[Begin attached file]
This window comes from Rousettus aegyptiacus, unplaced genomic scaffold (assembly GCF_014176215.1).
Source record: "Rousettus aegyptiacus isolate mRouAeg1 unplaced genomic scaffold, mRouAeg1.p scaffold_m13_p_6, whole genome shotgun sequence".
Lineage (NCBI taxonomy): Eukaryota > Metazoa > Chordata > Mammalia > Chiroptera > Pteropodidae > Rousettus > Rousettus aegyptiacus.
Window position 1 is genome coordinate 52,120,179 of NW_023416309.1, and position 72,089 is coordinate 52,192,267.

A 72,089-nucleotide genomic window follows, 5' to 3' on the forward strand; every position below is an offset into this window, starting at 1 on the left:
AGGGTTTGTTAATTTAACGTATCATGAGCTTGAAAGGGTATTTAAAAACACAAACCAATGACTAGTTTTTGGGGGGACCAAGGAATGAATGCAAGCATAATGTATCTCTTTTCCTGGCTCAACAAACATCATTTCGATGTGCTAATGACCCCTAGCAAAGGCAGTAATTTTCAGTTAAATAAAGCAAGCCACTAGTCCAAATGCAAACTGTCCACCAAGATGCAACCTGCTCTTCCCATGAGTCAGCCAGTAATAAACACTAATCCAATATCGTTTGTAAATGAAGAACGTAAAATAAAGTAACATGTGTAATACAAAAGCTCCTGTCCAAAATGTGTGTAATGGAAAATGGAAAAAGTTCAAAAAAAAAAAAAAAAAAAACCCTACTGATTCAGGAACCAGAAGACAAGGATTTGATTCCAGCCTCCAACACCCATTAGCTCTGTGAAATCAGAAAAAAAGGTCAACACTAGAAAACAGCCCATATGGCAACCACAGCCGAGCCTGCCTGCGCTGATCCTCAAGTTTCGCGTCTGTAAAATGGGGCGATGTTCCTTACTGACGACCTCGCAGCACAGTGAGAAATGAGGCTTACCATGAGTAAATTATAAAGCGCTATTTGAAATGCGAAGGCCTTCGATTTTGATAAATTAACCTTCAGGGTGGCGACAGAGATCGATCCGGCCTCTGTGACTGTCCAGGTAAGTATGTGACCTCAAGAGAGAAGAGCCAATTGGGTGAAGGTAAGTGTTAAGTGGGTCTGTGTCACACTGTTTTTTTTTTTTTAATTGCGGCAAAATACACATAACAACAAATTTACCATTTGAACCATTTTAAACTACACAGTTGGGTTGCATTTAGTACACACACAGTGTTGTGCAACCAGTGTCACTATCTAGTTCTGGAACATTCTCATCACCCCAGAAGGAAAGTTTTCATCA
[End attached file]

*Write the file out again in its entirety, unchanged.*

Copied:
This window comes from Rousettus aegyptiacus, unplaced genomic scaffold (assembly GCF_014176215.1).
Source record: "Rousettus aegyptiacus isolate mRouAeg1 unplaced genomic scaffold, mRouAeg1.p scaffold_m13_p_6, whole genome shotgun sequence".
Lineage (NCBI taxonomy): Eukaryota > Metazoa > Chordata > Mammalia > Chiroptera > Pteropodidae > Rousettus > Rousettus aegyptiacus.
Window position 1 is genome coordinate 52,120,179 of NW_023416309.1, and position 72,089 is coordinate 52,192,267.

A 72,089-nucleotide genomic window follows, 5' to 3' on the forward strand; every position below is an offset into this window, starting at 1 on the left:
AGGGTTTGTTAATTTAACGTATCATGAGCTTGAAAGGGTATTTAAAAACACAAACCAATGACTAGTTTTTGGGGGGACCAAGGAATGAATGCAAGCATAATGTATCTCTTTTCCTGGCTCAACAAACATCATTTCGATGTGCTAATGACCCCTAGCAAAGGCAGTAATTTTCAGTTAAATAAAGCAAGCCACTAGTCCAAATGCAAACTGTCCACCAAGATGCAACCTGCTCTTCCCATGAGTCAGCCAGTAATAAACACTAATCCAATATCGTTTGTAAATGAAGAACGTAAAATAAAGTAACATGTGTAATACAAAAGCTCCTGTCCAAAATGTGTGTAATGGAAAATGGAAAAAGTTCAAAAAAAAAAAAAAAAAAAACCCTACTGATTCAGGAACCAGAAGACAAGGATTTGATTCCAGCCTCCAACACCCATTAGCTCTGTGAAATCAGAAAAAAAGGTCAACACTAGAAAACAGCCCATATGGCAACCACAGCCGAGCCTGCCTGCGCTGATCCTCAAGTTTCGCGTCTGTAAAATGGGGCGATGTTCCTTACTGACGACCTCGCAGCACAGTGAGAAATGAGGCTTACCATGAGTAAATTATAAAGCGCTATTTGAAATGCGAAGGCCTTCGATTTTGATAAATTAACCTTCAGGGTGGCGACAGAGATCGATCCGGCCTCTGTGACTGTCCAGGTAAGTATGTGACCTCAAGAGAGAAGAGCCAATTGGGTGAAGGTAAGTGTTAAGTGGGTCTGTGTCACACTGTTTTTTTTTTTTTAATTGCGGCAAAATACACATAACAACAAATTTACCATTTGAACCATTTTAAACTACACAGTTGGGTTGCATTTAGTACACACACAGTGTTGTGCAACCAGTGTCACTATCTAGTTCTGGAACATTCTCATCACCCCAGAAGGAAAGTTTTCATCA